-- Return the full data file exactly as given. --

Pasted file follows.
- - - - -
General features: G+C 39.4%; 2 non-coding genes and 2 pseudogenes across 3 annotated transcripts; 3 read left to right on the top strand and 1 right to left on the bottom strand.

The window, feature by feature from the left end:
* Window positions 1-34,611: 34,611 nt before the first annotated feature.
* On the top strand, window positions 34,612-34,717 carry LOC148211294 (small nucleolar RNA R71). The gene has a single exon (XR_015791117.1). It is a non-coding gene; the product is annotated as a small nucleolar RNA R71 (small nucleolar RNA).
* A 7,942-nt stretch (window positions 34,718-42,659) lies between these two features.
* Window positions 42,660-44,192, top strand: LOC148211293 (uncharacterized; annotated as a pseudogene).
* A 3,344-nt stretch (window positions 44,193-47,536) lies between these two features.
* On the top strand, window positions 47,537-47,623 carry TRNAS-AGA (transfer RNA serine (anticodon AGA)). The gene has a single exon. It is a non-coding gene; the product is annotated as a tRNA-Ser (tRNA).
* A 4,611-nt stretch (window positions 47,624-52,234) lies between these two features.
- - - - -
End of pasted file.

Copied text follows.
General features: G+C 39.4%; 2 non-coding genes and 2 pseudogenes across 3 annotated transcripts; 3 read left to right on the top strand and 1 right to left on the bottom strand.

The window, feature by feature from the left end:
* Window positions 1-34,611: 34,611 nt before the first annotated feature.
* On the top strand, window positions 34,612-34,717 carry LOC148211294 (small nucleolar RNA R71). The gene has a single exon (XR_015791117.1). It is a non-coding gene; the product is annotated as a small nucleolar RNA R71 (small nucleolar RNA).
* A 7,942-nt stretch (window positions 34,718-42,659) lies between these two features.
* Window positions 42,660-44,192, top strand: LOC148211293 (uncharacterized; annotated as a pseudogene).
* A 3,344-nt stretch (window positions 44,193-47,536) lies between these two features.
* On the top strand, window positions 47,537-47,623 carry TRNAS-AGA (transfer RNA serine (anticodon AGA)). The gene has a single exon. It is a non-coding gene; the product is annotated as a tRNA-Ser (tRNA).
* A 4,611-nt stretch (window positions 47,624-52,234) lies between these two features.